Tuesday, August 28, 2012

Deraya (Syria) paid a heavy price for demanding freedom'

French President Francois Hollande stepped up pressure on Syria Monday, saying France would recognise a provisional government and warning of a foreign intervention if the regime uses chemical weapons.
In a speech to French diplomats, Hollande called for an "intensification of efforts for the political transition to take place quickly" and urged the Syrian opposition to form a "provisional, inclusive and representative" government.
"France will recognise the provisional government of the new Syria as soon as it is formed," he said.
Washington, however, reacted that before setting up a government the Syrian opposition first needed to coordinate with citizens inside and outside the country and set a democratic path.
 Hollande was on the same page with the United States and Britain when he warned the regime of Syrian President Bashar al-Assad that using chemical weapons would be a legitimate reason for a foreign intervention.

Deraya (Anadolu Agency) 

In what is unfolding as one of the deadliest and most focused short-term assaults by the Syrian military since the uprising started nearly 18 months ago, witnesses and activist groups say hundreds have been killed in Daraya in the past week alone. Residents described how the Syrian Army first closed off the city, keeping civilians from fleeing, then methodically began a campaign of heavy shelling and house-to-house searches ending with executions.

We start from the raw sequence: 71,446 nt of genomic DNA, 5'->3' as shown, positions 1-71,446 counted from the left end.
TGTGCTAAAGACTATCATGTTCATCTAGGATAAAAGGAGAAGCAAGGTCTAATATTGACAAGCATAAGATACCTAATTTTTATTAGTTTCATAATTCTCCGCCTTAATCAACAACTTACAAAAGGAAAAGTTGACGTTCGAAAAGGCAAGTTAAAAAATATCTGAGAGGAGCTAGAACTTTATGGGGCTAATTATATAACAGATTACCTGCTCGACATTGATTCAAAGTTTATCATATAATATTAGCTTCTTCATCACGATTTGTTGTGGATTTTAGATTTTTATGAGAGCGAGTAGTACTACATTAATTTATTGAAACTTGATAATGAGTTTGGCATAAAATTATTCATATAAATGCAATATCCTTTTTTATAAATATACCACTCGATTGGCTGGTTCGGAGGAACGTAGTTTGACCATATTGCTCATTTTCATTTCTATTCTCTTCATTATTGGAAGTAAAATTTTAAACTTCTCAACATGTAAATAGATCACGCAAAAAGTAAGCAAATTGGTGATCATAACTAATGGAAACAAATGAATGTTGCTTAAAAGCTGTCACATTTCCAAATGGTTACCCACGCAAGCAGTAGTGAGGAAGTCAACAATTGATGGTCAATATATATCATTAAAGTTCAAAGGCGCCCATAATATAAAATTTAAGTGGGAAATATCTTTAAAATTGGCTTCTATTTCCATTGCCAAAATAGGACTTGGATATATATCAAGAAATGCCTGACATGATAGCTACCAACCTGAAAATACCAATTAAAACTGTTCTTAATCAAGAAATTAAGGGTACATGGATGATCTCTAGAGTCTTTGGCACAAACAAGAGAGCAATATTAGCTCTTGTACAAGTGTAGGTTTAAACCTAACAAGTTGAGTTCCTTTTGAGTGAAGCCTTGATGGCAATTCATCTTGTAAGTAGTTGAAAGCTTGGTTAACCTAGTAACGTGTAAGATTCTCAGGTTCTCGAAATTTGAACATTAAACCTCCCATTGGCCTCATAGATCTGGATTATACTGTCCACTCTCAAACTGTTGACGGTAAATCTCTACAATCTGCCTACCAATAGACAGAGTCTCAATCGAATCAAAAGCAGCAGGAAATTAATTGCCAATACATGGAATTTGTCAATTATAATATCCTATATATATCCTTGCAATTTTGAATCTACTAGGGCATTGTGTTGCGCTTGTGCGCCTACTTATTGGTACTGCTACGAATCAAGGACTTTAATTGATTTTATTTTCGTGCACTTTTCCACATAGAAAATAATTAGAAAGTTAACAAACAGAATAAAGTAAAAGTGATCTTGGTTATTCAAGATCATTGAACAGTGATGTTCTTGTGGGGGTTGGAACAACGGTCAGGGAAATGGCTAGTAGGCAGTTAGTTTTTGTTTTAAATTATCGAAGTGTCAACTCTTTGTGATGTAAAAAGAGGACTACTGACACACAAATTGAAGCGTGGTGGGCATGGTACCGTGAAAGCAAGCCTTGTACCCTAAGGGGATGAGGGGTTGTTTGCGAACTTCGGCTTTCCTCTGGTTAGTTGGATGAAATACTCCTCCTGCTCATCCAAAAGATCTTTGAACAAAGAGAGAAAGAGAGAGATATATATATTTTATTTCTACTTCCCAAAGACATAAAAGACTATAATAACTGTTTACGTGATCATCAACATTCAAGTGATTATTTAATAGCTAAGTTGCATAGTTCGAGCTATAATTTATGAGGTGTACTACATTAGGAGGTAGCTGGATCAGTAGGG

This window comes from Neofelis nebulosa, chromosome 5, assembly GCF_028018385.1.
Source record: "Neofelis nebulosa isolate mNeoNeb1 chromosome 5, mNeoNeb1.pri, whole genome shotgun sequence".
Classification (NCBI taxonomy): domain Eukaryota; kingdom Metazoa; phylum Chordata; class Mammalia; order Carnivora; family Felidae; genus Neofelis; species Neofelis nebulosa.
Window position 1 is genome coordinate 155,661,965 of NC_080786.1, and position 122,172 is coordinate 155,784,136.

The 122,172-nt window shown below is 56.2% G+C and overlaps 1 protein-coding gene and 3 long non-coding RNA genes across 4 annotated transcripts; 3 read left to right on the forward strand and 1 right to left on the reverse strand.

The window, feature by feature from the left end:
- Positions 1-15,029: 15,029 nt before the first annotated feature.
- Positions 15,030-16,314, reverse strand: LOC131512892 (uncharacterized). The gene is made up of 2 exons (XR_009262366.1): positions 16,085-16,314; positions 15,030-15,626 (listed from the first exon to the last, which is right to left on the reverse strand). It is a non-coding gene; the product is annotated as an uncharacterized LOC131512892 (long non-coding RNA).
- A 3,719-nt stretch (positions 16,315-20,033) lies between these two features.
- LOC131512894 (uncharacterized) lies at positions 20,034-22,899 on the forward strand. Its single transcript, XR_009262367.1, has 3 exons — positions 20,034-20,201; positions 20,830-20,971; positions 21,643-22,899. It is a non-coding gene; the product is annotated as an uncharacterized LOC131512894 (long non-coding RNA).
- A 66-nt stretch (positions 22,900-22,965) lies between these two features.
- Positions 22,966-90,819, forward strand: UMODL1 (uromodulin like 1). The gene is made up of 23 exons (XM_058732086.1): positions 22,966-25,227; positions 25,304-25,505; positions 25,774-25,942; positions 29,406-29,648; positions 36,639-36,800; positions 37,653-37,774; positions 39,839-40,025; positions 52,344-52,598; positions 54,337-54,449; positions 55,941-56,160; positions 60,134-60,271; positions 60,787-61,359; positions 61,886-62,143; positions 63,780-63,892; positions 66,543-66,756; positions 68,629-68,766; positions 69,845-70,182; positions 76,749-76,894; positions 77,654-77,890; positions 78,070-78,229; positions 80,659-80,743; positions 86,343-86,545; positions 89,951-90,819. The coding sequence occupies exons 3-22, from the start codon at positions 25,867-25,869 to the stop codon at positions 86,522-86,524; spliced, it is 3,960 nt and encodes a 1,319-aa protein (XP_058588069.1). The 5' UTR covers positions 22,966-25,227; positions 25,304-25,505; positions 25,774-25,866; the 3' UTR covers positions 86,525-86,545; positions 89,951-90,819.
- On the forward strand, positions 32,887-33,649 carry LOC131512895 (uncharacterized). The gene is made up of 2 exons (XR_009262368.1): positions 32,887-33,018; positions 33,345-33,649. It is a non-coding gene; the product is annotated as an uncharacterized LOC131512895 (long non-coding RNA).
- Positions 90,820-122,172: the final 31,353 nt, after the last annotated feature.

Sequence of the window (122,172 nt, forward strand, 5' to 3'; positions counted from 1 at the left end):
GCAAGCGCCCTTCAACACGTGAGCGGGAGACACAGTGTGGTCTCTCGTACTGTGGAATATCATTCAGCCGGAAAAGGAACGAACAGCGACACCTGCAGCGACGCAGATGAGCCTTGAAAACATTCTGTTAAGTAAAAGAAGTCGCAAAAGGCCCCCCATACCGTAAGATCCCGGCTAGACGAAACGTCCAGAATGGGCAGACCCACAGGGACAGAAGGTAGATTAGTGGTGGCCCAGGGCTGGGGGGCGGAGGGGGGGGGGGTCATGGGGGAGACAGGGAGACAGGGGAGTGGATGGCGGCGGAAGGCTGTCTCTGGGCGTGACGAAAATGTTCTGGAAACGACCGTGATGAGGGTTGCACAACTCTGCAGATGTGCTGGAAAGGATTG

The death toll, rising all week, grew again on Sunday. A day after two activist networks, the Local Coordination Committees and the Syrian Observatory for Human Rights, said that more than 200 bodies had been found in the town, activists said another 15 bodies were discovered in the basement of a home in the area. That put the death toll for the week at more than 630 in the city, said the Local Coordination Committees, including nearly 300 people reported executed.
“Daraya, a city of dignity, has paid a heavy price for demanding freedom,” the group said in a statement, adding: “The death toll has doubled in the past few days due to field executions and revenge killings.”

 Daraya, a city of several hundred thousand, has been reported as a mainstay of opposition support within the capital area since the start of the uprising. Its location is also critical: it abuts the Mezze military airport, a major base for Syrian forces. There are farms on the fringe of town, and small furniture factories dominate the city center.
When the government assault started, activists said that rebels had established a large armory inside the city. They said it had been rumored to hold missiles, a detail that could not be confirmed, perhaps to target helicopters at the Mezze airport.
The government operation began early last week. Troops first surrounded Daraya and set up checkpoints, blocking food and other supplies from entering, residents said. Electricity was cut, then Internet and phone service.

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